Richard Mille’s RM 35-03 Is the First Watch with a Wearer-Adjustable Rotor

Photo: Richard Mille

It’s always fascinating to learn about the niche problems of the ultra-rich. With such an abundance of resources and money come unique obstacles that we commonfolk will simply never have to worry about. For Spanish tennis superstar Rafael Nadal, it comes in the form of wearing luxury watches while playing world-class matches. The athlete, a known watch collector and ambassador of Richard Mille, loves to play and practice tennis while wearing mechanical watches; unfortunately, his rapid and erratic arm movements while playing would cause his watches’ delicate movements to malfunction. To address this problem, Richard Mille created a watch that was Nadal-proof: the RM 35-03 Automatic Winding Rafael Nadal.

For those who are unfamiliar with the detailed mechanics of watches, a watch’s rotor powers the watch by transforming its wearer’s inertia into energy. For most people who simply move their arms as they go about their day, they’ll never have to worry about messing up their watch’s rotors. However, if you’re, say, arguably the greatest tennis player ever who has a penchant for wearing six-figure watches as you hit tennis balls with enough force to kill a small elephant, then you may have a problem. To address Nadal’s problems, Richard Mille created the “butterfly rotor,” a patented invention that hands direct control over the automatic movement’s winding to the wearer. This invention allows its wearer to activate a “Sport Mode” by pressing a pusher at 7 o’clock, which moves the rotor’s center of gravity back to the center, bringing the rotor into balance and canceling its winding power, and thus any excessive winding of the caliber.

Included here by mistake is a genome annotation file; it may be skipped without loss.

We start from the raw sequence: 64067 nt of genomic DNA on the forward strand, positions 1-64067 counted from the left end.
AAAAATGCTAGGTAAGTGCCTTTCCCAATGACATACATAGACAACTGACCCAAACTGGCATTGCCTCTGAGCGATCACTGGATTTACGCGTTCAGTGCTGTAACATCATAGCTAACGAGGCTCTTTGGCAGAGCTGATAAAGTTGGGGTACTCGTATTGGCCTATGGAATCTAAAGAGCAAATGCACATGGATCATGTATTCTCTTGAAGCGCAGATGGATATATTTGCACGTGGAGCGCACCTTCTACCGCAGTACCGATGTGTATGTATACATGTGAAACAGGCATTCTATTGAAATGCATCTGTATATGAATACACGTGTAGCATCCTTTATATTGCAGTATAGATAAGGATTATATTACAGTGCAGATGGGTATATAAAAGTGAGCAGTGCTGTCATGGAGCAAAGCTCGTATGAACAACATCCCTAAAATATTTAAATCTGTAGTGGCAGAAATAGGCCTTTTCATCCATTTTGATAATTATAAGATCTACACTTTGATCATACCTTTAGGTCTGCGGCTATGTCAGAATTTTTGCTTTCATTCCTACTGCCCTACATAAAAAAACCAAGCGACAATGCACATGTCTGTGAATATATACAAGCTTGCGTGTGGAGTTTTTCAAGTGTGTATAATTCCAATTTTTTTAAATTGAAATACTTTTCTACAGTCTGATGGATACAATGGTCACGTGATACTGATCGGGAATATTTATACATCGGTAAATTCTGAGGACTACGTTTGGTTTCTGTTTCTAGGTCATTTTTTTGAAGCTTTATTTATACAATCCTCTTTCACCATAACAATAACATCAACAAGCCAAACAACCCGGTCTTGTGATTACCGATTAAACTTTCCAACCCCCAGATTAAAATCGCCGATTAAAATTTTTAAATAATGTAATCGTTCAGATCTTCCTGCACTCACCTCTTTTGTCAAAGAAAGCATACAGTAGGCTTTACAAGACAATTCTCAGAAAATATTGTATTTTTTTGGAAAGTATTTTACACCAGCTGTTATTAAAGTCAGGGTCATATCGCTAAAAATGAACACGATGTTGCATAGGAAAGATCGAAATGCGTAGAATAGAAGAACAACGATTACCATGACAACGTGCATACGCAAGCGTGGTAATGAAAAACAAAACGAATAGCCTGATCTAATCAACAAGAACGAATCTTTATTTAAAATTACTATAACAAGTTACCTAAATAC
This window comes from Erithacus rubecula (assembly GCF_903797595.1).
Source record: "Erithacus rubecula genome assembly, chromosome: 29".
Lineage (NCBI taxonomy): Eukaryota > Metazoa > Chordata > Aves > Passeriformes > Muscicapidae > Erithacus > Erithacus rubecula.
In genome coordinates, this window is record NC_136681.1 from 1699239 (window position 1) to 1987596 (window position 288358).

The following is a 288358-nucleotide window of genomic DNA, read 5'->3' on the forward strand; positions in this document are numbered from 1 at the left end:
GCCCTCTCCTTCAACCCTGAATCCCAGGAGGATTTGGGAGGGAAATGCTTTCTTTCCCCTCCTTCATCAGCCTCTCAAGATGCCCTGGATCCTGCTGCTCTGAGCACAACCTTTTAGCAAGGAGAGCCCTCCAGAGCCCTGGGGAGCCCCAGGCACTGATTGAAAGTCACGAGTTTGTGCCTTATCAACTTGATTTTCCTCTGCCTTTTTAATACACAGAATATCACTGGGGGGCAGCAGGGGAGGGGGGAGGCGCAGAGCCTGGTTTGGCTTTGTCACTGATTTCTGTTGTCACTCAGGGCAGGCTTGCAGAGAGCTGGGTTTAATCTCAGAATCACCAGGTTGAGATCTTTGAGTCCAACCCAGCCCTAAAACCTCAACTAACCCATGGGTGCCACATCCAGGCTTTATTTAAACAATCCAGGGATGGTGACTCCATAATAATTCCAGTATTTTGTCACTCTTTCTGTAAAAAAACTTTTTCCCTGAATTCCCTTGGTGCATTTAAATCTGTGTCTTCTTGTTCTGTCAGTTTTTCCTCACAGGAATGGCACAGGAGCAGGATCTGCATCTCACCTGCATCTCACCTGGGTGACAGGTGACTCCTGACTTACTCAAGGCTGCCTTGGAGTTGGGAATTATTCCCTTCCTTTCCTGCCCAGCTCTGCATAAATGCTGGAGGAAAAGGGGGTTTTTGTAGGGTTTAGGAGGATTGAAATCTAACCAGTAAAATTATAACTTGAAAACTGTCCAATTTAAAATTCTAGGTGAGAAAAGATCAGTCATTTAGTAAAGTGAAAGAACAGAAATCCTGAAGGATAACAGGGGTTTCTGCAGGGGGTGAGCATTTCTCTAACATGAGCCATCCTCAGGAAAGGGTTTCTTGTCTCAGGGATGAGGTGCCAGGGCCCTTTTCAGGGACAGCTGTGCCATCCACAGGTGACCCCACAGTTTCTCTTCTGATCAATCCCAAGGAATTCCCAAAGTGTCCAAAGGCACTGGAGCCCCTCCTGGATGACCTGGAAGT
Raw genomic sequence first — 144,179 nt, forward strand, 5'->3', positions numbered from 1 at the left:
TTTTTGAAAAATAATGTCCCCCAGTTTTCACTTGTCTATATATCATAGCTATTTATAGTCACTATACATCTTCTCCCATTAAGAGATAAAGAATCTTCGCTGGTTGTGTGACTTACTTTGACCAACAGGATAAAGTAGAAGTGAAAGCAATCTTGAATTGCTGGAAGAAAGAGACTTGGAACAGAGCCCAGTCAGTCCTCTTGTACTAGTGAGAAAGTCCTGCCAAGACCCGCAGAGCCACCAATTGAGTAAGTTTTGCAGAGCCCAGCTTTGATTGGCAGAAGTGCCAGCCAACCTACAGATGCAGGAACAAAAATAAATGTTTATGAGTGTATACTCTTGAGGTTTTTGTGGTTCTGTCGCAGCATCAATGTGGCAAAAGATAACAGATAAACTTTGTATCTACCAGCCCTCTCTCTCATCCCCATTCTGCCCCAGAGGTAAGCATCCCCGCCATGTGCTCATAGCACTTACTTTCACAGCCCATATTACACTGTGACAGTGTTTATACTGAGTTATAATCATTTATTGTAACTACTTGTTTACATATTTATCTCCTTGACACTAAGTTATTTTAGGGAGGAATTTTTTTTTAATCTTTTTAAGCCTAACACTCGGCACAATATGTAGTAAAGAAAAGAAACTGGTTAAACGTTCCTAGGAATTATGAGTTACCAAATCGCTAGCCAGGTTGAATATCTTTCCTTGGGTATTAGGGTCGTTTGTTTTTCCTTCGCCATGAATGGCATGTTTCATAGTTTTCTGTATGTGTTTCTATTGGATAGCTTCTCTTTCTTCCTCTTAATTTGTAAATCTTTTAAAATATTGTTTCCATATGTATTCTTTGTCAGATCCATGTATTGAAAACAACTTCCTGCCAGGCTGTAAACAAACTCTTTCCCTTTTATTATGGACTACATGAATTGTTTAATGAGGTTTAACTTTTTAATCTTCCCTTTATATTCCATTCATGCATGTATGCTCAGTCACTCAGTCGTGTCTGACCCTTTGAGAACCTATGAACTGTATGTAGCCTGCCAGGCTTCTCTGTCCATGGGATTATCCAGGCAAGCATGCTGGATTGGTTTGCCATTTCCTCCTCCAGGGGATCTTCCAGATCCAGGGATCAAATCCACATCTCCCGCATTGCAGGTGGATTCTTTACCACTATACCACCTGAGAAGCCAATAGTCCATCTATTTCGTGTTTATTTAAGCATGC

Richard Mille also employed a free-sprung balance, which guarantees greater reliability when the watch is subjected to shocks and during movement assembly and disassembly. Moreover, to reduce the timepiece’s weight, Richard Mille used grade 5 titanium for the butterfly rotor movement’s weights, bridges, and baseplate, as well as using carbon and quartz TBT to construct the case. Innovation of this magnitude isn’t cheap, especially when you take the exorbitant prices of regular Richard Mille watches, which explains why the watch is expected to retail north of $200,000.

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Photo: Richard Mille
Photo: Richard Mille